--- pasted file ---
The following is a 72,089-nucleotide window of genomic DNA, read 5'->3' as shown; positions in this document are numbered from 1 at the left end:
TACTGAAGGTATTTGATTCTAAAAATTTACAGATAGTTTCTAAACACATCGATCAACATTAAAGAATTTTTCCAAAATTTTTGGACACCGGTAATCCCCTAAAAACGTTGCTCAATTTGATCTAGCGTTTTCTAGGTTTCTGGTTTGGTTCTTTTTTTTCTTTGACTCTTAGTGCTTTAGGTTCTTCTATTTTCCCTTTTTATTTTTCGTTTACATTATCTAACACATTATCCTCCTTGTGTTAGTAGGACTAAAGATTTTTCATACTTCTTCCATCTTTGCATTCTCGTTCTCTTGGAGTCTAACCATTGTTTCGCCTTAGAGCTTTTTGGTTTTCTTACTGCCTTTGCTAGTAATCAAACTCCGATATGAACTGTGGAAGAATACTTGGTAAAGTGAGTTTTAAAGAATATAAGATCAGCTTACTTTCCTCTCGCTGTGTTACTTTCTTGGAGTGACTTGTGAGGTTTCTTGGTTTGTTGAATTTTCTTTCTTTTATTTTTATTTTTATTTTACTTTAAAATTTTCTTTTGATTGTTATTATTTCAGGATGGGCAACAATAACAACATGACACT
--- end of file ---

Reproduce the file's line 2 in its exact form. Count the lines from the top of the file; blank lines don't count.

TACTGAAGGTATTTGATTCTAAAAATTTACAGATAGTTTCTAAACACATCGATCAACATTAAAGAATTTTTCCAAAATTTTTGGACACCGGTAATCCCCTAAAAACGTTGCTCAATTTGATCTAGCGTTTTCTAGGTTTCTGGTTTGGTTCTTTTTTTTCTTTGACTCTTAGTGCTTTAGGTTCTTCTATTTTCCCTTTTTATTTTTCGTTTACATTATCTAACACATTATCCTCCTTGTGTTAGTAGGACTAAAGATTTTTCATACTTCTTCCATCTTTGCATTCTCGTTCTCTTGGAGTCTAACCATTGTTTCGCCTTAGAGCTTTTTGGTTTTCTTACTGCCTTTGCTAGTAATCAAACTCCGATATGAACTGTGGAAGAATACTTGGTAAAGTGAGTTTTAAAGAATATAAGATCAGCTTACTTTCCTCTCGCTGTGTTACTTTCTTGGAGTGACTTGTGAGGTTTCTTGGTTTGTTGAATTTTCTTTCTTTTATTTTTATTTTTATTTTACTTTAAAATTTTCTTTTGATTGTTATTATTTCAGGATGGGCAACAATAACAACATGACACT